He insisted Saudi officials did not know the whereabouts of Mr Khashoggi’s remains.
On Friday, Saudi Arabia finally admitted its agents had killed Mr Khashoggi after he entered the consulate on 2 October.
It claimed he had died in a”fistfight”, that 18 Saudi suspects were in custody and intelligence officials had been fired.
But the kingdom denies its crown prince or king were involved.
Mr al-Jubeir echoed Donald Trump’s warnings about rushing to judgement against Saudi leaders, saying ”there is the presumption of innocence until proven guilty,” and that some have “turned that upside down”.
He extended his condolences to the family of the journalist, saying: ”We can feel their pain and we wish this didn’t happen and I wish that this could have been avoided.”
It comes as the Saudi crown prince, Mohammed bin Salman, and King Salman called Mr Khashoggi’s son to express their condolences, according to the state-run Saudi Press Agency.
Mr Trump has said he will talk to the crown prince ”very soon” before deciding what to do next.
He said he planned to consult with Congress to devise a response. “We’ll have an answer by probably Tuesday or so,” he said.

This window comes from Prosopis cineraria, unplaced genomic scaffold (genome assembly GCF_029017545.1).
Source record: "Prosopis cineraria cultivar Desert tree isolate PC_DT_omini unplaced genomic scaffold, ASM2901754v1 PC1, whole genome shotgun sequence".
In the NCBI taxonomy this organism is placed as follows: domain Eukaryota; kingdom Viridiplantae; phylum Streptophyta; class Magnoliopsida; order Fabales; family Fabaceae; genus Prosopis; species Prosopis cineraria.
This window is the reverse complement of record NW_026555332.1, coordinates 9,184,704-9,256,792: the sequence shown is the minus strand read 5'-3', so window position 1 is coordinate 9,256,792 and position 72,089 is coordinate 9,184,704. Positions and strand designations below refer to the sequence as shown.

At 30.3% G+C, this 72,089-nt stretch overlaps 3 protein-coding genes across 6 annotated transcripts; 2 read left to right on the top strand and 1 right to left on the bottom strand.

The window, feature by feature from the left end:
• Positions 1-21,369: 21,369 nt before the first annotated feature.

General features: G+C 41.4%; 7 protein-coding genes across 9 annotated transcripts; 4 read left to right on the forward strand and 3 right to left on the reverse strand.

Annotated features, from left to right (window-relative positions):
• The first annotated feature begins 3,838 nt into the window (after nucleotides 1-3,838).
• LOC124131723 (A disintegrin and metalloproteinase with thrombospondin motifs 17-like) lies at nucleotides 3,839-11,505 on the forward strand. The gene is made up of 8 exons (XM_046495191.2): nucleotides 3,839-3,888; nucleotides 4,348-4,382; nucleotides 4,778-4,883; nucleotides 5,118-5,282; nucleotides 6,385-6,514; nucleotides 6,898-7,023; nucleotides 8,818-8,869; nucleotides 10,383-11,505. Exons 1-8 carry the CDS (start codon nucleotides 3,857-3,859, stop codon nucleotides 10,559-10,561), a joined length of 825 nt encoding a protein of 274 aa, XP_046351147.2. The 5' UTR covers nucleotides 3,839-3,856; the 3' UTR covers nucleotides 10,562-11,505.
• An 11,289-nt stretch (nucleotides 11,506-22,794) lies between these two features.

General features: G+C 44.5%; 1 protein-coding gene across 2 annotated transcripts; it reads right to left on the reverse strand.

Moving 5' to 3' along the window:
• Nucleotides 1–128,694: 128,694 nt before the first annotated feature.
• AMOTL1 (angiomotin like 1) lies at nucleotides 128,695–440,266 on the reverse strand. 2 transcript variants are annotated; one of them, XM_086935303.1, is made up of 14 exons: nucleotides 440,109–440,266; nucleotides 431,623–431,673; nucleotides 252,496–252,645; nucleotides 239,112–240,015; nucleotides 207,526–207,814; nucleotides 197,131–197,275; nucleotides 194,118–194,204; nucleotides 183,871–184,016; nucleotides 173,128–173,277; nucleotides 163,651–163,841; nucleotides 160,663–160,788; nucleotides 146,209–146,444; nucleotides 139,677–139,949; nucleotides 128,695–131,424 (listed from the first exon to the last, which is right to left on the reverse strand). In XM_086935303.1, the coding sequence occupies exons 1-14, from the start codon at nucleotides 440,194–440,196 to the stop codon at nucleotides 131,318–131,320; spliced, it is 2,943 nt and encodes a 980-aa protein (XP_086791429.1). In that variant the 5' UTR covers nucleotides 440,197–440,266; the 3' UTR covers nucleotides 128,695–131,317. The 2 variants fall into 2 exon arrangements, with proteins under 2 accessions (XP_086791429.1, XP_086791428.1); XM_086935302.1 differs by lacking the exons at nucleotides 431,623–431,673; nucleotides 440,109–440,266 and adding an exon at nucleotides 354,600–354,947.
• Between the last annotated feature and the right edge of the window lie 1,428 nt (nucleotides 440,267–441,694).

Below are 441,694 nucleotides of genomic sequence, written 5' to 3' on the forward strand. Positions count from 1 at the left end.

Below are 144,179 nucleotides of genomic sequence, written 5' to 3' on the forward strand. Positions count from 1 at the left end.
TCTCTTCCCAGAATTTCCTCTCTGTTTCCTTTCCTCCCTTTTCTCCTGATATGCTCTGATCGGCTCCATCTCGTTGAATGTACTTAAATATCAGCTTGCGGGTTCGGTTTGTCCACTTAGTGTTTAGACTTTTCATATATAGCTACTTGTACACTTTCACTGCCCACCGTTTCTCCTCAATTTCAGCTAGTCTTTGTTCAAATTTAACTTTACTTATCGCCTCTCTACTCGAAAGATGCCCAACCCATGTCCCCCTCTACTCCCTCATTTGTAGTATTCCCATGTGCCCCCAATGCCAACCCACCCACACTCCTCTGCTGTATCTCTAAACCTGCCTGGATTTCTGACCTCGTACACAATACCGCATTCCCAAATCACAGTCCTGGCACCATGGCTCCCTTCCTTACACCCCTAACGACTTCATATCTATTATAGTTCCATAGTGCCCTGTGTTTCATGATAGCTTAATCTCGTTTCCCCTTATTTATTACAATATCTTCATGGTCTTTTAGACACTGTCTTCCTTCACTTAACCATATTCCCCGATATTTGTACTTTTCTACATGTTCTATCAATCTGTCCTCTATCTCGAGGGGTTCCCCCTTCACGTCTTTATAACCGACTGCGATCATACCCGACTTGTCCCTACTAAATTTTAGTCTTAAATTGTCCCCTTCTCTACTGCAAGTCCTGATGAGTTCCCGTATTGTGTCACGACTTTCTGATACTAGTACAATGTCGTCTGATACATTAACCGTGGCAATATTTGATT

Mr Trump has repeatedly said over the last week that he opposes any effort to impede more than $100bn (£76.4bn) in US arms sales to Saudi Arabia, but that he would consider sanctions on the kingdom.
Asked if he believed the Saudi explanation that Mr Khashoggi was killed during a “fistfight” with more than a dozen agents was credible on Friday, he said: “I do. I do.”
But on Saturday, in an interview with The Washington Post, Mr Trump said: ”Obviously there’s been deception and there’s been lies.”
Britain, Germany and France have issued a joint statement saying “nothing can justify” the killing of Mr Khashoggi.
In a statement released on Sunday, the governments said there was an “urgent need for clarification of exactly what happened” and said attacks on journalists are unacceptable and “of utmost concern to our three nations”.
They said the “hypotheses” proposed so far in the Saudi investigation need to be backed by facts to be considered credible.